A Message from the Future, to Moms of Littles

by Kyran Pittman

A little person was in my house recently. Very little. His parents and I hovered close as he joyfully plundered the theme park of chokeable hazards that is the room shared by my nine and twelve year old sons. Then we followed as he toddled off toward the teenager’s lair, an obstacle course strewn with skateboards, electrical cables, and discarded batteries. As he charged with impressive precision toward the corner of our glass and steel dining table, my hand shot out automatically to intercept him. I was amazed I still had the reflex. It’s been a while.

There was a time when I lived in the land of the littles. I had three children in the span of five years. It seemed like I would dwell there forever, but now my sons are big kids. Parenting is still very much a verb, but it’s different out here in these middle years. Watching my friends with their toddler reminded me how far I’ve traveled in my mothering journey. There’s so much I know now that I couldn’t know then.

I don’t wish myself back, but if I could send a message in a bottle through time, I would have a few things to say to the mom I was when I started out:

  • Forget achieving balance for a while. It’s okay if things are lopsided (as long as you’re staying afloat). The little years are demanding enough without judging yourself for coming up short on one piece of life’s pie chart or another. Some of the pie will wait.
  • Don’t lose “me” in the “we.”  Motherhood will profoundly change you, but it shouldn’t obliterate your identity. The little years may not be the best time to knock big items off the bucket list, but it’s important to cultivate a sense of self beyond family life. Commit to a weekly lunch date with friends, a long walk, or even a chapter of book that has nothing to do with parenting. Whatever feeds your soul.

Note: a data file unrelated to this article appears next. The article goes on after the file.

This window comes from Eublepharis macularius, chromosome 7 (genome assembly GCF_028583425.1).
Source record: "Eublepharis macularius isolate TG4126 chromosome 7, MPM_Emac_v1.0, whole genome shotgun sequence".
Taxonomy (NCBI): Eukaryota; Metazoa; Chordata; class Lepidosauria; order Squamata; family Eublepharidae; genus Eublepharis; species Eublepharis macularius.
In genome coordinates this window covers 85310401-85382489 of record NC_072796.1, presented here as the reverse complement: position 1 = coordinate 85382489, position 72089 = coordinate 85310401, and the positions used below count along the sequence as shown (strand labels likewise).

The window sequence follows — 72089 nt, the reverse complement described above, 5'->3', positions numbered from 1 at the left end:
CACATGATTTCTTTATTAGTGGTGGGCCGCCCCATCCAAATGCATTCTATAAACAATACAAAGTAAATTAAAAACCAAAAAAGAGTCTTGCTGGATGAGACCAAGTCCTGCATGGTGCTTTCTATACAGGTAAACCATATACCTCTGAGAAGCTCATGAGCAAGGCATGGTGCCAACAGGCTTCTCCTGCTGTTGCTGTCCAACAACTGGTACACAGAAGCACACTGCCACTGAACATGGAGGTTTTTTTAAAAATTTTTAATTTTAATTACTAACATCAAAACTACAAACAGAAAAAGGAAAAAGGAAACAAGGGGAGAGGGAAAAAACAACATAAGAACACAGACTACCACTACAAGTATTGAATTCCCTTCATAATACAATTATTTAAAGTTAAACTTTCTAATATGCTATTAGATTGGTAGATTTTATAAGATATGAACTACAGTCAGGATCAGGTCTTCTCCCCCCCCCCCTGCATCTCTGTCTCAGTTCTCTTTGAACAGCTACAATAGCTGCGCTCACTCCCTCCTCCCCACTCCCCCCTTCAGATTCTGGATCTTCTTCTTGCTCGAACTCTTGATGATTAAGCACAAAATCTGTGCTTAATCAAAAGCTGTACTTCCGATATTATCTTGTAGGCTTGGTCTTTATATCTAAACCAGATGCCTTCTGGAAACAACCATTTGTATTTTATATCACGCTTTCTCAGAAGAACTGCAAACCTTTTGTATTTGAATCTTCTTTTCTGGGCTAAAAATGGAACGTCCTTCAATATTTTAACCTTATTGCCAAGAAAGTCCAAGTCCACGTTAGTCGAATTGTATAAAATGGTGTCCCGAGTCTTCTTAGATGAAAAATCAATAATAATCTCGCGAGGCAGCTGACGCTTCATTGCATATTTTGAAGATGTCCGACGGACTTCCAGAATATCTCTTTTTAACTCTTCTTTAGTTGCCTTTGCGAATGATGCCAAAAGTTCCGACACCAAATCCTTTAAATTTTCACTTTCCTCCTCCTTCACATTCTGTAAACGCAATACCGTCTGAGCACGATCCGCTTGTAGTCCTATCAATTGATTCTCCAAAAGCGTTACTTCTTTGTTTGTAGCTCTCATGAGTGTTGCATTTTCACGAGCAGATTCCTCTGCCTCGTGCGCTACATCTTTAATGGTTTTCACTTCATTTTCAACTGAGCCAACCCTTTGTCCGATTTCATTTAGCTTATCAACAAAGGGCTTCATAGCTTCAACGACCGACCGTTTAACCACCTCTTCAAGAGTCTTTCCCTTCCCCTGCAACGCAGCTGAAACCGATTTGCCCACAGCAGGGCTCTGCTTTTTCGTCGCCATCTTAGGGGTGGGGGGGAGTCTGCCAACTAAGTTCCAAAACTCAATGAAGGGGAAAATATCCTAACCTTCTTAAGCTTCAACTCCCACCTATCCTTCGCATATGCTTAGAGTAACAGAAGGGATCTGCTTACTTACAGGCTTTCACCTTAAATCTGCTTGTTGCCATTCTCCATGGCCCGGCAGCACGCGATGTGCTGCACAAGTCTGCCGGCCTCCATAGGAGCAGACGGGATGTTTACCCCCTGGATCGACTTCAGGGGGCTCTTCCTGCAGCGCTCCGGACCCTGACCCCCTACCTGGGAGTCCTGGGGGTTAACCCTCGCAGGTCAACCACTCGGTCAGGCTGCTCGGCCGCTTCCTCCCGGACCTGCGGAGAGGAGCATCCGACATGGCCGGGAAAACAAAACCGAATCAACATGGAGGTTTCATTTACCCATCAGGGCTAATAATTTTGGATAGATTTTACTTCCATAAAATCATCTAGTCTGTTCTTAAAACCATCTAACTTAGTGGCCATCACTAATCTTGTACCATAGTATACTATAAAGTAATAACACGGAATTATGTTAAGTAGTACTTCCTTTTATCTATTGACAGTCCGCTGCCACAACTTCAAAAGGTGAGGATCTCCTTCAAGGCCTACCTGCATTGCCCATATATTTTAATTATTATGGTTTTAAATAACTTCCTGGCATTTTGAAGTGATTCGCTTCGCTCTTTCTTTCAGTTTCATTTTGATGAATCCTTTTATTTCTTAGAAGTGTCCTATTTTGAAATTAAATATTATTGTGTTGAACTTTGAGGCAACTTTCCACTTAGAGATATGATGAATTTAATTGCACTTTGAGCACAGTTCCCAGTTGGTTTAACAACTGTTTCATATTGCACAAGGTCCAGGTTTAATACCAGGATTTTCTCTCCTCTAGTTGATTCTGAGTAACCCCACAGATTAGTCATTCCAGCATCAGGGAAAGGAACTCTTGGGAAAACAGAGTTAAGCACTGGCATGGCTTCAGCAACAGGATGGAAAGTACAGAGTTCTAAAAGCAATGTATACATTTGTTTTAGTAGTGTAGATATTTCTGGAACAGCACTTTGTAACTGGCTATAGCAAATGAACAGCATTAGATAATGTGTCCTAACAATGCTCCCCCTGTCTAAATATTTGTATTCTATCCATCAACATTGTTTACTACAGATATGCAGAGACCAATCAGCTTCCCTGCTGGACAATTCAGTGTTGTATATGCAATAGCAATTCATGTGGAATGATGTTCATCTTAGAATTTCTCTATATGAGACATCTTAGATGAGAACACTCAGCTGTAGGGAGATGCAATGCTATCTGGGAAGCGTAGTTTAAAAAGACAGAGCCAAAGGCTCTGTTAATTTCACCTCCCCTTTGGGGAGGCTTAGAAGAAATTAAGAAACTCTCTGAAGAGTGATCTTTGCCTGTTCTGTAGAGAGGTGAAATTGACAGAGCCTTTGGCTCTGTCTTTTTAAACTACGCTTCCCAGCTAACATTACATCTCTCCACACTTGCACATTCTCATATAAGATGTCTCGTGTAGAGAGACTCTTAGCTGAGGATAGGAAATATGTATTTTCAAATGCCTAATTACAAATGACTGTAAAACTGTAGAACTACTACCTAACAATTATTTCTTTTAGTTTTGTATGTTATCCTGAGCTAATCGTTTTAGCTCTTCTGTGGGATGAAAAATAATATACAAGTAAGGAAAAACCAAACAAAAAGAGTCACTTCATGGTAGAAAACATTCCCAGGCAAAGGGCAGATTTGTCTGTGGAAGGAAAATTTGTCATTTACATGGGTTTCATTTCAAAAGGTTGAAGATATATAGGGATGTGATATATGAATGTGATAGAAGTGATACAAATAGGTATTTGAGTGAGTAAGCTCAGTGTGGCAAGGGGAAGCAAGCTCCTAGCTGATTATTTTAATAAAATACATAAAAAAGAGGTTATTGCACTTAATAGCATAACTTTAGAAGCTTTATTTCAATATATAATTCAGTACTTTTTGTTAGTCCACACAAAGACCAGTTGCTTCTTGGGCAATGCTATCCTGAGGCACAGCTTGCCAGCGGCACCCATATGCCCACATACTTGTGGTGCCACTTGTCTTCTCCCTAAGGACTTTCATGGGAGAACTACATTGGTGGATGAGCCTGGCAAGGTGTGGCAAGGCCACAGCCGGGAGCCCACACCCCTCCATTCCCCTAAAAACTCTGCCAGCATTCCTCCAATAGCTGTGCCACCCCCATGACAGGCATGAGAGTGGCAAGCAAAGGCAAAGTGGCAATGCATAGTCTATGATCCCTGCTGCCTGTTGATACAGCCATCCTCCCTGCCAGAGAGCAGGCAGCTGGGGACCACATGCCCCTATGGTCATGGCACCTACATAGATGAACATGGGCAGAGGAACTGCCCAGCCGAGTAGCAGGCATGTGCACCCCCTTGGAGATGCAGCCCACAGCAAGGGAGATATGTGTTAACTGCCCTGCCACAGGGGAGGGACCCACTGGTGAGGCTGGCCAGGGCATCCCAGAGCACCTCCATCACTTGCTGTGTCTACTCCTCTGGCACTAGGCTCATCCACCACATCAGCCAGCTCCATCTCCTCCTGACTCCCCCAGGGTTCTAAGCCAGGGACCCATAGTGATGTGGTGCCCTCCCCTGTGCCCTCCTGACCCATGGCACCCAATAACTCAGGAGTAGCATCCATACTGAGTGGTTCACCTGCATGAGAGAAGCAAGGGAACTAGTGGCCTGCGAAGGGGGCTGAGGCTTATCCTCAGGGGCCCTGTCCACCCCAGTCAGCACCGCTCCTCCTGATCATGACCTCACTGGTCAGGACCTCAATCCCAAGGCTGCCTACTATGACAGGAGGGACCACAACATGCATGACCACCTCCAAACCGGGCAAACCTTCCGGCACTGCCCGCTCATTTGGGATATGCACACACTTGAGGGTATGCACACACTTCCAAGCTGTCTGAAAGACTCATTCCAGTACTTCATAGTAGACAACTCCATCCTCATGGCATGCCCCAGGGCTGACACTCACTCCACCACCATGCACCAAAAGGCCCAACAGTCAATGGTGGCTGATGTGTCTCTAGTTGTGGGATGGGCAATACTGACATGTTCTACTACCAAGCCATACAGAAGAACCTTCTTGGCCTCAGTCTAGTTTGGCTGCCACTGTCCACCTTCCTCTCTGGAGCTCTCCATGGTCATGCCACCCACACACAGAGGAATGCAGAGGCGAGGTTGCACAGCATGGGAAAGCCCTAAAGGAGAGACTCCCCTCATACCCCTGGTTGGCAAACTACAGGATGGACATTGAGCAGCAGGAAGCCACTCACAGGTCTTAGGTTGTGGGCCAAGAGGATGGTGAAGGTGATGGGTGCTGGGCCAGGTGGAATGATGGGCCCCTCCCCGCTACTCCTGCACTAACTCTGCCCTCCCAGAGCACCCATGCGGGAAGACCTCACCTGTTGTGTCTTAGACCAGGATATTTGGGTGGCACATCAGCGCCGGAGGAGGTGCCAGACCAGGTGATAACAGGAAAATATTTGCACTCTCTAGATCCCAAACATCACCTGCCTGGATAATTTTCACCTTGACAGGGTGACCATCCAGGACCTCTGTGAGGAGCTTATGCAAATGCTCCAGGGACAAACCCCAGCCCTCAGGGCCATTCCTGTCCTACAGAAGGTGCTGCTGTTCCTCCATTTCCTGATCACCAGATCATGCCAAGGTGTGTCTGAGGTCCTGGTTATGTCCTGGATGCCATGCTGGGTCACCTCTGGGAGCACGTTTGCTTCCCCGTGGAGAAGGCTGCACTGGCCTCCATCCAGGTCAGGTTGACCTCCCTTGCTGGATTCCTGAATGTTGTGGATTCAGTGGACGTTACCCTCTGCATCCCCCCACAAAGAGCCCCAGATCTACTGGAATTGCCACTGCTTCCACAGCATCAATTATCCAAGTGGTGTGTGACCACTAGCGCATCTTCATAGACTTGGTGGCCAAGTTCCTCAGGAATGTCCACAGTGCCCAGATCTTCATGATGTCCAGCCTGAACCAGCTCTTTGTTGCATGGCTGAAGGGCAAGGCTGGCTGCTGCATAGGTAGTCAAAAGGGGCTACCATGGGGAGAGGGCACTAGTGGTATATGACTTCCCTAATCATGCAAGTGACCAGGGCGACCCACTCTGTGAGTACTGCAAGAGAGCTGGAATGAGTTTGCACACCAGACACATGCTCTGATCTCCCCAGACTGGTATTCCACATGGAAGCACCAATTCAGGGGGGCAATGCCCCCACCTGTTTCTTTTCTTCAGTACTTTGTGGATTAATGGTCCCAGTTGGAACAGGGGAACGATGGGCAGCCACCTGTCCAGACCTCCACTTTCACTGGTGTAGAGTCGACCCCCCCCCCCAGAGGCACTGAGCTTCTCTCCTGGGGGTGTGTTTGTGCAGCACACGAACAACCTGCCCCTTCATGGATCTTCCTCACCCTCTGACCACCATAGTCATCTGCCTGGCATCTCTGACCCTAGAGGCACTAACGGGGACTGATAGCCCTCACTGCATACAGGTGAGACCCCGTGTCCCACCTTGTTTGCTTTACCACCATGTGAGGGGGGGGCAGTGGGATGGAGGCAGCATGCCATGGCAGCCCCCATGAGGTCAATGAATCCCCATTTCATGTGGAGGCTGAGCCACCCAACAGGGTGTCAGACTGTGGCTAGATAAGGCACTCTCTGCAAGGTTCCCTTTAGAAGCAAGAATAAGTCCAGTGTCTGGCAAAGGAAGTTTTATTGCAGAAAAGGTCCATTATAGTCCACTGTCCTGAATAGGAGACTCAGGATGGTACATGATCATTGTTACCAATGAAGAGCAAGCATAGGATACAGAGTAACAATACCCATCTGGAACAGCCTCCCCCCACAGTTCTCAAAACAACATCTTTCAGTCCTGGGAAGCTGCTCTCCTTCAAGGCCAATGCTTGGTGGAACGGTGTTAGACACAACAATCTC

• Let your children be their own “me.” Don’t project your personality onto your kids, however much they may look and act like you at times. They’re not a miniature version of you. Stay curious about who they are–don’t assume you know.
  • Get out of fathering. Mother may know best about mothering, but dads have parenting instincts too. Let him fumble and figure it out, just as you’ve had to do. Consider that his style of nurturing is a complement to yours, not a contradiction.
  • Hold your parenting opinions lightly. What works for your family may not work for somebody else. What works for your family right now is bound to change later. Offer encouragement, not judgment, to other moms. Believe it or not, they probably love their children just as much as you love yours, and are thinking just as hard about how best to raise them.
  • This is not as good as it gets. The little old ladies in the checkout lane have it partly right. The years do fly, and children grow up fast. But they don’t tell you how much there is to look forward to. Moms of littles, I have come from the future to tell you, it’s a glorious thing when everybody can go to the bathroom and get in and out of the car by themselves.   Yes, there will come a summer day when you can read a magazine by the pool. So hang in there. Sure, there are things you will miss about the sweet days when your children were small. But don’t feel bad for not cherishing every second of them now. You will be a mom the rest of your life, however grown up your children are, and there’s still so much sweetness to come.
Kyran Pittman is the author of Planting Dandelions: Field Notes from a Semi-Domesticated Life.  She lives in Little Rock, Arkansas with her husband and three sons.


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Posted in: Parental Wisdom, Mindfulness